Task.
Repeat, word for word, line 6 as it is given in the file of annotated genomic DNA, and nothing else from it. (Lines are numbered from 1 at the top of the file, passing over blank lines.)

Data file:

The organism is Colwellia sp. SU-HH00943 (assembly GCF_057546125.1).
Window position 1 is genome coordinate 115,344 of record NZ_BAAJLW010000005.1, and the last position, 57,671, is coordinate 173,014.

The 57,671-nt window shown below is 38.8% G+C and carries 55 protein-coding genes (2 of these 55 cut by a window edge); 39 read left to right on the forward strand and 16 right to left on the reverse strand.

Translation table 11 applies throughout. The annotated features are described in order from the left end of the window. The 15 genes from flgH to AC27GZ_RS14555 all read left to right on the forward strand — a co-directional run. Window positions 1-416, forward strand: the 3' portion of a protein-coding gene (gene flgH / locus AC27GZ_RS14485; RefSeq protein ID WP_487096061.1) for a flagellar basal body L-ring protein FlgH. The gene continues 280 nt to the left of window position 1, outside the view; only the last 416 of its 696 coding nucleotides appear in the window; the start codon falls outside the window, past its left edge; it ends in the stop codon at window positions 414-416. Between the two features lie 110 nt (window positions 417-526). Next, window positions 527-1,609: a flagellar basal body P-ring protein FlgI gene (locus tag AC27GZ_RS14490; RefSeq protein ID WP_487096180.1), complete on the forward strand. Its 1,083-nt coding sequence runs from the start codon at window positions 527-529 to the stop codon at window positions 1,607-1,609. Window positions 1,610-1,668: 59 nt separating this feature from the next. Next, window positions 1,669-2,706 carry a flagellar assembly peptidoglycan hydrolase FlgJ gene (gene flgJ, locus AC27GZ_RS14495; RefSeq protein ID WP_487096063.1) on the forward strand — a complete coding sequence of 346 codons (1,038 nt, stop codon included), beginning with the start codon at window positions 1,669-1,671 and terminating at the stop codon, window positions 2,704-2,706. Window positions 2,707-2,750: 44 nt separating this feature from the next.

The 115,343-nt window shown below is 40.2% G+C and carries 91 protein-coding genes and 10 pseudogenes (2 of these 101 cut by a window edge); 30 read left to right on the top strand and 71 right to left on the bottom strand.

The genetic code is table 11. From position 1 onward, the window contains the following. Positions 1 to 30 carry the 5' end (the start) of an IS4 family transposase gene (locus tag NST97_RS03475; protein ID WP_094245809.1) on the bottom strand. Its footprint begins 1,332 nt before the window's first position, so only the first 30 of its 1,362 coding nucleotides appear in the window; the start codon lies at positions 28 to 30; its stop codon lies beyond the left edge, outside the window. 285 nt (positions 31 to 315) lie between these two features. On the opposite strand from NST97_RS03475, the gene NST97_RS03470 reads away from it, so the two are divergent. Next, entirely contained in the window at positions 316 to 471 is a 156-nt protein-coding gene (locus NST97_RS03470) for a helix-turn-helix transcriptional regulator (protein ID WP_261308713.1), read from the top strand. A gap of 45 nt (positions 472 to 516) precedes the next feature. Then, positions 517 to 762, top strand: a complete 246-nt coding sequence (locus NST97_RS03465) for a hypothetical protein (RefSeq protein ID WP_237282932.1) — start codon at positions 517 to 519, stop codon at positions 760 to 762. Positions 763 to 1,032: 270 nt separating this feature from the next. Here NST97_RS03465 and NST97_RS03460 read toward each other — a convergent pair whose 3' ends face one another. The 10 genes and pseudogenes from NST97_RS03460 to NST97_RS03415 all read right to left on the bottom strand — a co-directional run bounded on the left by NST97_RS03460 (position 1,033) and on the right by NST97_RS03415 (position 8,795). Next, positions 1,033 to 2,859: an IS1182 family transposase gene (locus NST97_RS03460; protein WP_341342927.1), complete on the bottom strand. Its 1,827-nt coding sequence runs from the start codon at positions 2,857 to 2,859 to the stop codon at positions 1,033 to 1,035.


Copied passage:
The genetic code is table 11. From position 1 onward, the window contains the following. Positions 1 to 30 carry the 5' end (the start) of an IS4 family transposase gene (locus tag NST97_RS03475; protein ID WP_094245809.1) on the bottom strand. Its footprint begins 1,332 nt before the window's first position, so only the first 30 of its 1,362 coding nucleotides appear in the window; the start codon lies at positions 28 to 30; its stop codon lies beyond the left edge, outside the window. 285 nt (positions 31 to 315) lie between these two features. On the opposite strand from NST97_RS03475, the gene NST97_RS03470 reads away from it, so the two are divergent. Next, entirely contained in the window at positions 316 to 471 is a 156-nt protein-coding gene (locus NST97_RS03470) for a helix-turn-helix transcriptional regulator (protein ID WP_261308713.1), read from the top strand. A gap of 45 nt (positions 472 to 516) precedes the next feature. Then, positions 517 to 762, top strand: a complete 246-nt coding sequence (locus NST97_RS03465) for a hypothetical protein (RefSeq protein ID WP_237282932.1) — start codon at positions 517 to 519, stop codon at positions 760 to 762. Positions 763 to 1,032: 270 nt separating this feature from the next. Here NST97_RS03465 and NST97_RS03460 read toward each other — a convergent pair whose 3' ends face one another. The 10 genes and pseudogenes from NST97_RS03460 to NST97_RS03415 all read right to left on the bottom strand — a co-directional run bounded on the left by NST97_RS03460 (position 1,033) and on the right by NST97_RS03415 (position 8,795). Next, positions 1,033 to 2,859: an IS1182 family transposase gene (locus NST97_RS03460; protein WP_341342927.1), complete on the bottom strand. Its 1,827-nt coding sequence runs from the start codon at positions 2,857 to 2,859 to the stop codon at positions 1,033 to 1,035.